Sleep Research Facility/Llyn Y Cwn * Zane Trow

Sargo / Posidonia


It’s been 11 years since we last heard from Sleep Research Facility (Kevin Doherty). (Which, as some of you know, is not entirely true: his 10-minute AB-Mix also appeared as an exclusive track on the Ambientblog Anniversary Collection in 2015). And it’s even 22 years since he released his debut album Nostromo, which has become one of the reference albums for (dark) ambient. So it’s good to see him back, releasing a new extremely deep ambient drone soundscape.

It’s not a full album this time, but a split with the Welsh Llyn Y Cwn (Benjamin Ian Powell) – which means Lake of the Dogs. Since 2009, Llyn Y Cwn is emulating ‘the type of environment and atmosphere encountered at that lake (in that mountain range of Snowdonia) and other cold places of the world: harsh and desolate but at the same time beautiful’.

Here’s where the two artists meet: both investigate the deepest ‘blackened watery abyss, where light cannot reach’: SRF’s Sargo is inspired by the deep sea ocean floor and the Posidonia tracks from Llyn Y Cwn are based on field recordings relating to the ocean – a floating pontoon, waves crashing on a cobble beach, an acoustic sonar. Both sides of this split album fit together perfectly.

Be prepared to take a deep isolationist plunge into the unknown darkness to uncover its beauty.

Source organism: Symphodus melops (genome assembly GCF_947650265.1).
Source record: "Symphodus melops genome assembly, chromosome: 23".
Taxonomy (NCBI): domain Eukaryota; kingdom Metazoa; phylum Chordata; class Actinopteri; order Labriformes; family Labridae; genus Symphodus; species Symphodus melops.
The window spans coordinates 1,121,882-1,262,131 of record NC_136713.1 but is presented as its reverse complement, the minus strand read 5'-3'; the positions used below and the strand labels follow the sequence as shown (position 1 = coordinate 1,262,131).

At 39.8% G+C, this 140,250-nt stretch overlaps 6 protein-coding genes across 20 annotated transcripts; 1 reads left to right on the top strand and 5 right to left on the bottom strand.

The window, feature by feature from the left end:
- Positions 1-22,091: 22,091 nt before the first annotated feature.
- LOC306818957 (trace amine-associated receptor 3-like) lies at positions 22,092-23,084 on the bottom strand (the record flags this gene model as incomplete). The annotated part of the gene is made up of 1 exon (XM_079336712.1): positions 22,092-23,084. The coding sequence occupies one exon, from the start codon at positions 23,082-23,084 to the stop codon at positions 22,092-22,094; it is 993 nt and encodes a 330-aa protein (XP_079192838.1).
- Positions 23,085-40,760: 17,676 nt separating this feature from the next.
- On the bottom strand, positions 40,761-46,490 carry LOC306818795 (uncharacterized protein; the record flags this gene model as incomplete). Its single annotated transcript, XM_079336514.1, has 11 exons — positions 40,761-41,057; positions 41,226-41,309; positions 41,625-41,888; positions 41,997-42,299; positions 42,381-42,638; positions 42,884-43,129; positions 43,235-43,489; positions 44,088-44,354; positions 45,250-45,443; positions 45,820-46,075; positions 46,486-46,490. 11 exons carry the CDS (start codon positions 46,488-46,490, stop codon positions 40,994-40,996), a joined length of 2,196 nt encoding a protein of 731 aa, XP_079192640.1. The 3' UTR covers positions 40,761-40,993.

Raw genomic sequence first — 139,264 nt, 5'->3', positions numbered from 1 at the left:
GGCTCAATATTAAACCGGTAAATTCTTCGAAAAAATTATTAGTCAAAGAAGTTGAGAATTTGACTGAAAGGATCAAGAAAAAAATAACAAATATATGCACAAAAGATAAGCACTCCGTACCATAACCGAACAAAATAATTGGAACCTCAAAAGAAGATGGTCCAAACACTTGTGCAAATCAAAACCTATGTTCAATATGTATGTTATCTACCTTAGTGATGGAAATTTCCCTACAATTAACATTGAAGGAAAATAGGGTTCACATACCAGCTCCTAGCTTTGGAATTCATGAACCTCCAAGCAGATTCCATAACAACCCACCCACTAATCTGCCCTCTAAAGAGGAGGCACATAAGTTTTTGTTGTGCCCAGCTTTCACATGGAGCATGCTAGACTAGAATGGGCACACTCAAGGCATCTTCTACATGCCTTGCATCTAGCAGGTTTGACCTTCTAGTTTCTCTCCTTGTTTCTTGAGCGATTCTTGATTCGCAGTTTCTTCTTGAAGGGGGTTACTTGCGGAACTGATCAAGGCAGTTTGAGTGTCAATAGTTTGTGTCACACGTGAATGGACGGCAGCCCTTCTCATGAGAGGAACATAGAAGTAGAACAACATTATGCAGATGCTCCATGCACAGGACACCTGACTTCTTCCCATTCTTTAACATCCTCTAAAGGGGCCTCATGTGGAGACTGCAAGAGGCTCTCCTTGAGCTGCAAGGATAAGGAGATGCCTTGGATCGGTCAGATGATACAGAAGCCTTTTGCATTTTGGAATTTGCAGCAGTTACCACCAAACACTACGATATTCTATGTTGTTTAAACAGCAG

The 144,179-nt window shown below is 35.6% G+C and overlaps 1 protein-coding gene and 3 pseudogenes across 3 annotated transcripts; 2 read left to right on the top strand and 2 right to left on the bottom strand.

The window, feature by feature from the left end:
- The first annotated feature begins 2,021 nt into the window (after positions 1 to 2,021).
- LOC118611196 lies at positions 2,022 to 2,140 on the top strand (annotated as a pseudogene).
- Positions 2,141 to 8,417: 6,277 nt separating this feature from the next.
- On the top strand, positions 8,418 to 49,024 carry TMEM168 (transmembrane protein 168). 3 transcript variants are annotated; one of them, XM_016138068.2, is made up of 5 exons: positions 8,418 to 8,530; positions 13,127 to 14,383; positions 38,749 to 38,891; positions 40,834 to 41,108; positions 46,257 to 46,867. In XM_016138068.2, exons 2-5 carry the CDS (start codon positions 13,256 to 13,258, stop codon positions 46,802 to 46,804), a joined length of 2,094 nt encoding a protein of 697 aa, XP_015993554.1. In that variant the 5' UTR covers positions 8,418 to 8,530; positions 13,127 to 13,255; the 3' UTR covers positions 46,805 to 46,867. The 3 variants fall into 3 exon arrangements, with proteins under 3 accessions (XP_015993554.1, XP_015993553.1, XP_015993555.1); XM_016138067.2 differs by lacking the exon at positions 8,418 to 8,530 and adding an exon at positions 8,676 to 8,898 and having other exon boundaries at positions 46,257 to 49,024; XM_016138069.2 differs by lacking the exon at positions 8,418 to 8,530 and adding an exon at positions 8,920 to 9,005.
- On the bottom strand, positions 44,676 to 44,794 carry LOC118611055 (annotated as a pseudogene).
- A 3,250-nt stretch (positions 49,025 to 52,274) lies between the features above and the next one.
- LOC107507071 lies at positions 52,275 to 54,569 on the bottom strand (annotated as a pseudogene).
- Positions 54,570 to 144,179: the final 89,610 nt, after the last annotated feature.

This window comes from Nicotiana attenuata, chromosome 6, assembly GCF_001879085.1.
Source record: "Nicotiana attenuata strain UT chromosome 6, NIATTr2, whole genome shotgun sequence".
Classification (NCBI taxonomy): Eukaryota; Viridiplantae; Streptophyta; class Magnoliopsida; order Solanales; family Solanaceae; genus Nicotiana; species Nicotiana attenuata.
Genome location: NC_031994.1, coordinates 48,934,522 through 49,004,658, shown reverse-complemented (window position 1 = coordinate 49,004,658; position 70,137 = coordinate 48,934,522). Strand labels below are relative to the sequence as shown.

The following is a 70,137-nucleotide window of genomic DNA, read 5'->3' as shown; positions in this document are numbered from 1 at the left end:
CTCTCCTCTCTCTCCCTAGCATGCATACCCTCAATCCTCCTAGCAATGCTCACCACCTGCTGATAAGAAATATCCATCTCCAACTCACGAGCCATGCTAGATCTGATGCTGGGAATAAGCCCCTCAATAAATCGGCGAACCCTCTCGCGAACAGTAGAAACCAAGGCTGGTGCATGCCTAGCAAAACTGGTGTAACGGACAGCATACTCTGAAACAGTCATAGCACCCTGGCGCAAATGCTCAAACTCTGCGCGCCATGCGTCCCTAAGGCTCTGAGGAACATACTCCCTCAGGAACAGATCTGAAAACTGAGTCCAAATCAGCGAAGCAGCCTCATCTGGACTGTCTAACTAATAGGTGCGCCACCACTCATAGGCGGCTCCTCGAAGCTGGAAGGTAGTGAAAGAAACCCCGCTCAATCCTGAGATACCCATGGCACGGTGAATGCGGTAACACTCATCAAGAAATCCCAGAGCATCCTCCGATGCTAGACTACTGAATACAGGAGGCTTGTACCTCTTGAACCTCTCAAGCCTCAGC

Zane Trow


Envoûteuse Haleine: it translates to Bewitching Breath. A beautiful title, but liner notes do not include the translation itself but more a description of the context for this music: a ‘sonic ecology, liminal frequencies in the imaginary landscapes of threshold consciousness’.

Envoûteuse Haleine presents seven pieces based on ‘a defined and persistent set of tones and pitched motifs; sifted into uneasy motion; digital, analogue and found sounds, texture, rotation, duration and decay…’

Zane Trow has worked with sound ever since the mid-70s, but mostly creating works for performing and visual arts. As a recording artist he released albums since 2004, all of them on the Room40 label. His soundscapes are created ‘with improvisation and sound art treatments thru pure frequency modulation synthesis, complex digital delay systems and with Ross Bencina’s Audiomulch sound software’.

His broad experience shows in these well-balanced soundscapes, which are captivatingly enchanting. Ánd, unfortunately, rather short with its running time of 30 minutes. But that is what the repeat button was invented for!

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